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Old 20-06-2011, 12:10   #1
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Lightbulb Rust Suffocation?

I am wondering about the efficacy of dealing with rust in an unconventional way and wonder if anybody has tried it before?

Looking at basic chemistry, it seems that normal rust can not occur without oxygen.

From Wikipedia: "Rust is a general term for a series of iron oxides. Colloquially, the term is applied to red oxides, formed by the reaction of iron and oxygen in the presence of water or air moisture."

My buddy and I have stripped out the entire interior of my boat right back to the steel hull, and are now prepping it ready for painting and the re-fit.
We have some surface rust caused by condensation that did not drain away, and some deep pits under two port holes where water got in and couldn't evaporate (insulation) or drain away (lack of limber holes in the steel horizontals - now rectified).

Everybody knows that the best way forward is to shotblast and then prime/paint. For logistic reasons this is not easy, so we are trying to think up an alternative solution...and the subject of suffocation arose.

The idea is this, remove as much rust as possible through multiple applications of phosphoric acid plus grinding/wire brushing. Then apply Vactan/Fertan type tannic acid coating, followed by high zinc primer, followed by...and this is the big question....a thick layer of rubber paint.

Why rubber paint?

There is a rubber paint which can flex 500-700%, which means a 1mm coating can expand 5-7mm, without breaking. Once covered with this paint, any residual rust will do what rust does and use up more healthy steel to make more rust, and it will use up the available oxygen to do so. Eventually, the oxygen under the paint will all be sued up. The rust process should then stop, correct? As the healthy steel rusts a little, it will expand as rust does, but the rubber paint should flex, instead of breaking, as normal paint would do. So, whereas the normal paint would break and let in more oxygen and allow the rusting process to continue unchecked, the rusty steel that is covered with the rubber paint should suffocate because there is no fresh oxygen being delivered to the rust underneat the paint. It is a bit like putting a plastic bag over your head, eventually you will die.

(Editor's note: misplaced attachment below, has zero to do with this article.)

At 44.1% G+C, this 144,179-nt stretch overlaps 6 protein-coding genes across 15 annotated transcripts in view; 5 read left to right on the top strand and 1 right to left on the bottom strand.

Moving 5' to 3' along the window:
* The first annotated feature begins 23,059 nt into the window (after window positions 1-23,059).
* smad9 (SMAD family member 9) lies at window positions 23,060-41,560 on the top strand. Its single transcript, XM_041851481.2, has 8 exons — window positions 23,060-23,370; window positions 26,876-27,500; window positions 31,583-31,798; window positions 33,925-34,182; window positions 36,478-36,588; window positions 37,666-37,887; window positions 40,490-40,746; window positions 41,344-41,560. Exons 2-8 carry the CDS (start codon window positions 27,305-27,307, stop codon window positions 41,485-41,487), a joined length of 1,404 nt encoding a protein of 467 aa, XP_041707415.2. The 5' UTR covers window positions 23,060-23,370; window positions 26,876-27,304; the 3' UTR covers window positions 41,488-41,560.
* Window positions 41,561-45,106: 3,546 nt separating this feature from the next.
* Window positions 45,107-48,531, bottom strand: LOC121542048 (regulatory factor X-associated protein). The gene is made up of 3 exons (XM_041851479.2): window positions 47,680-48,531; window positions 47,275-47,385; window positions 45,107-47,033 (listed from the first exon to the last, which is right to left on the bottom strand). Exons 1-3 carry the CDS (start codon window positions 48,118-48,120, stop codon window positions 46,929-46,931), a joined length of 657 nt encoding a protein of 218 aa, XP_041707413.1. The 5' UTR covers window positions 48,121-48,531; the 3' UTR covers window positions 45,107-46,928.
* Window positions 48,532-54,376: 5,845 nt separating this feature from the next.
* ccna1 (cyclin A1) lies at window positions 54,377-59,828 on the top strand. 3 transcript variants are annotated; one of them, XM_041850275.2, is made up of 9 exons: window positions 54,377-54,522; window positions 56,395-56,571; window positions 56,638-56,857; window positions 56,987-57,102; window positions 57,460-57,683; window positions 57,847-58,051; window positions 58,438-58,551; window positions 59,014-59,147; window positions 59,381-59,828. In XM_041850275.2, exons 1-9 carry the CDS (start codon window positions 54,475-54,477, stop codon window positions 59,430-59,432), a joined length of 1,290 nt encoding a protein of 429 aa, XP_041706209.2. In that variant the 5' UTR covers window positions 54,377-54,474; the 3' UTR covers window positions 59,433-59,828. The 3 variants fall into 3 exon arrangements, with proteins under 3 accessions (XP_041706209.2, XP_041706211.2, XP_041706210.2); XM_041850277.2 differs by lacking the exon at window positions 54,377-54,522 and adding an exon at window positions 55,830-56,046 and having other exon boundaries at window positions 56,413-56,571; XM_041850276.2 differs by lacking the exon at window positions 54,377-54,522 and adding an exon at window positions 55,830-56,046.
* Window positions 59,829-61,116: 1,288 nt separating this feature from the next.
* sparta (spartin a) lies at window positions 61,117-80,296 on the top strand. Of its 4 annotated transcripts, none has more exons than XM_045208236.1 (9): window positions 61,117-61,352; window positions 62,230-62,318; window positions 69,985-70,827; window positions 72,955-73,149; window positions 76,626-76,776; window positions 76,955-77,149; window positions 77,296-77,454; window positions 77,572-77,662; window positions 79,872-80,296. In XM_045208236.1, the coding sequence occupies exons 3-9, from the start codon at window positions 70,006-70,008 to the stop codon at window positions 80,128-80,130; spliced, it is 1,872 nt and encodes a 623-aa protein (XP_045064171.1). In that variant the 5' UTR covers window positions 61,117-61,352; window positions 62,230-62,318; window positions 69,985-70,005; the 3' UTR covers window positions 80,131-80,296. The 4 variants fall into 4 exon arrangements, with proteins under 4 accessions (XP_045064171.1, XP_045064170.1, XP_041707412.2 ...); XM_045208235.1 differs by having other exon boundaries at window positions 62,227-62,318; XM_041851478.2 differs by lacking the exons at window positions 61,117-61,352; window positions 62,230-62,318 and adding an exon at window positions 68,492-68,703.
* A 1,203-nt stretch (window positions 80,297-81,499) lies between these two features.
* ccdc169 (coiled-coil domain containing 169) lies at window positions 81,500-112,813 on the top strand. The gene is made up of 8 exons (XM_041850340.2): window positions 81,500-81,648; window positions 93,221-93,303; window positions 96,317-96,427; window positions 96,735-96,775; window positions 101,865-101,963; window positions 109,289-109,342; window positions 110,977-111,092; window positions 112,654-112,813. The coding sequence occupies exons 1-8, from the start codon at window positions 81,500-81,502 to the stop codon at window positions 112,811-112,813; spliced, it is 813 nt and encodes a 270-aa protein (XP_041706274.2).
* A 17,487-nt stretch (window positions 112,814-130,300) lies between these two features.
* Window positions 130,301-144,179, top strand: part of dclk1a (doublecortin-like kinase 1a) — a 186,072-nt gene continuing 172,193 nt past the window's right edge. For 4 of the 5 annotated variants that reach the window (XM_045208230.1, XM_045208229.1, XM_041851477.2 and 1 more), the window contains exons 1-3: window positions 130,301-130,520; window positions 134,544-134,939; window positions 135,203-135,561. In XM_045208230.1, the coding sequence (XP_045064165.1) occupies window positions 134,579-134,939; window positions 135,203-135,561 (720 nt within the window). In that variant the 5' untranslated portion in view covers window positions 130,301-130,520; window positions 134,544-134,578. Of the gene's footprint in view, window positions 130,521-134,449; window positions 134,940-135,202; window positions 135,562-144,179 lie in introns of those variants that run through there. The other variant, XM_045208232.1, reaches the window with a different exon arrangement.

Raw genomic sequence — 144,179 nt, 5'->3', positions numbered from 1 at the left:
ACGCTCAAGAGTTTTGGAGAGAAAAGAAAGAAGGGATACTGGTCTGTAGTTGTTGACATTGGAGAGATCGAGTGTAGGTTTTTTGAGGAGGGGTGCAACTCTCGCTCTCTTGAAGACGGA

Can anyone see a reason why this wouldn't work?

A friend of mine has a 100 year old iron/steel barge. He says that in the deep recesses of the hull there is ancient coal tar, which is very thick. There is no rust. It seems to have worked well on his boat.

So, can anyone think of a reason why I can't skip the shotblasting and just suffocate all the steel on the inside of the hull with a really think layer of rubber paint, and let the rust underneath die of oxygen starvation?
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Old 20-06-2011, 12:20   #2
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Re: Rust Suffocation?

You got it. Starve iron of oxygen and you stop rust. There are hundreds of ways of doing this. Which method is best depends on the application.

Unfortunately applying coatings over iron oxide is not very effective because iron oxide does not provide a very secure base for coatings to physically adhere to. We have all seen how easily rust flakes off. It's analogous to painting a road completely covered with loose rocks.

What I like doing with steel is to knock off all the loose stuff, however it is done, and then apply a few epoxy barrier coats. As long as the epoxy does not get damaged, then you have cut off the supply of oxygen AND the epoxy has a good solid base to stick to.

I really like Interlux 2000 for this. This stuff is tough as nails. I drop metal oceanographic gear, anchors and weights on it on my afterdeck all the time and it holds up extremely well. Something like West System type epoxy is not what I am referring to. This type of epoxy would not hold up as well to UV and the type of abuse I described.

You would want 3 coats at the bare minimum.